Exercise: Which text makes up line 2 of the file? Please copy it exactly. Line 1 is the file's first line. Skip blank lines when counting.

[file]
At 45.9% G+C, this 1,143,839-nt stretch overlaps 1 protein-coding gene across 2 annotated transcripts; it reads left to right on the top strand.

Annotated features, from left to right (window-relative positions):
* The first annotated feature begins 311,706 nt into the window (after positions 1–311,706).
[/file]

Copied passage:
Annotated features, from left to right (window-relative positions):